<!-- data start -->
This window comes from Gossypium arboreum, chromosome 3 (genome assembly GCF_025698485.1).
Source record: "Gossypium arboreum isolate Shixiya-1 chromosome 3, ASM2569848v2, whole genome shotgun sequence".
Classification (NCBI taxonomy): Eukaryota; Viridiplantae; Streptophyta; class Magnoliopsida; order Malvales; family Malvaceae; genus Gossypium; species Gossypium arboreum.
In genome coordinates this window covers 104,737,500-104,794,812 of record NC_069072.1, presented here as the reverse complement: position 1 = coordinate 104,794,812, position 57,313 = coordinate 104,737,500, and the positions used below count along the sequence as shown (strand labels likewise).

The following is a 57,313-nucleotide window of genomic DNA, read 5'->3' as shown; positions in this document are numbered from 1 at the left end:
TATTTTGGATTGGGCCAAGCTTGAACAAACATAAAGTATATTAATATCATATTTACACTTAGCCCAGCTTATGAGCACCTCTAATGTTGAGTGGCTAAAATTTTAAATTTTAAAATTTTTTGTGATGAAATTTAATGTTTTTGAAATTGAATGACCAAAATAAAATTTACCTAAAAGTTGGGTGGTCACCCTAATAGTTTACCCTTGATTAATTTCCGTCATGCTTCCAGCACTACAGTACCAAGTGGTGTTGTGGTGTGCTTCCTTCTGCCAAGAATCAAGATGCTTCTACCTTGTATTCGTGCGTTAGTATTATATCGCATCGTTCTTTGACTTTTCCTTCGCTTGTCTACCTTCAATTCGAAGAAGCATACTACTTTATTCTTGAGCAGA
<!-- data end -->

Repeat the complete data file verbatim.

This window comes from Gossypium arboreum, chromosome 3 (genome assembly GCF_025698485.1).
Source record: "Gossypium arboreum isolate Shixiya-1 chromosome 3, ASM2569848v2, whole genome shotgun sequence".
Classification (NCBI taxonomy): Eukaryota; Viridiplantae; Streptophyta; class Magnoliopsida; order Malvales; family Malvaceae; genus Gossypium; species Gossypium arboreum.
In genome coordinates this window covers 104,737,500-104,794,812 of record NC_069072.1, presented here as the reverse complement: position 1 = coordinate 104,794,812, position 57,313 = coordinate 104,737,500, and the positions used below count along the sequence as shown (strand labels likewise).

The following is a 57,313-nucleotide window of genomic DNA, read 5'->3' as shown; positions in this document are numbered from 1 at the left end:
TATTTTGGATTGGGCCAAGCTTGAACAAACATAAAGTATATTAATATCATATTTACACTTAGCCCAGCTTATGAGCACCTCTAATGTTGAGTGGCTAAAATTTTAAATTTTAAAATTTTTTGTGATGAAATTTAATGTTTTTGAAATTGAATGACCAAAATAAAATTTACCTAAAAGTTGGGTGGTCACCCTAATAGTTTACCCTTGATTAATTTCCGTCATGCTTCCAGCACTACAGTACCAAGTGGTGTTGTGGTGTGCTTCCTTCTGCCAAGAATCAAGATGCTTCTACCTTGTATTCGTGCGTTAGTATTATATCGCATCGTTCTTTGACTTTTCCTTCGCTTGTCTACCTTCAATTCGAAGAAGCATACTACTTTATTCTTGAGCAGA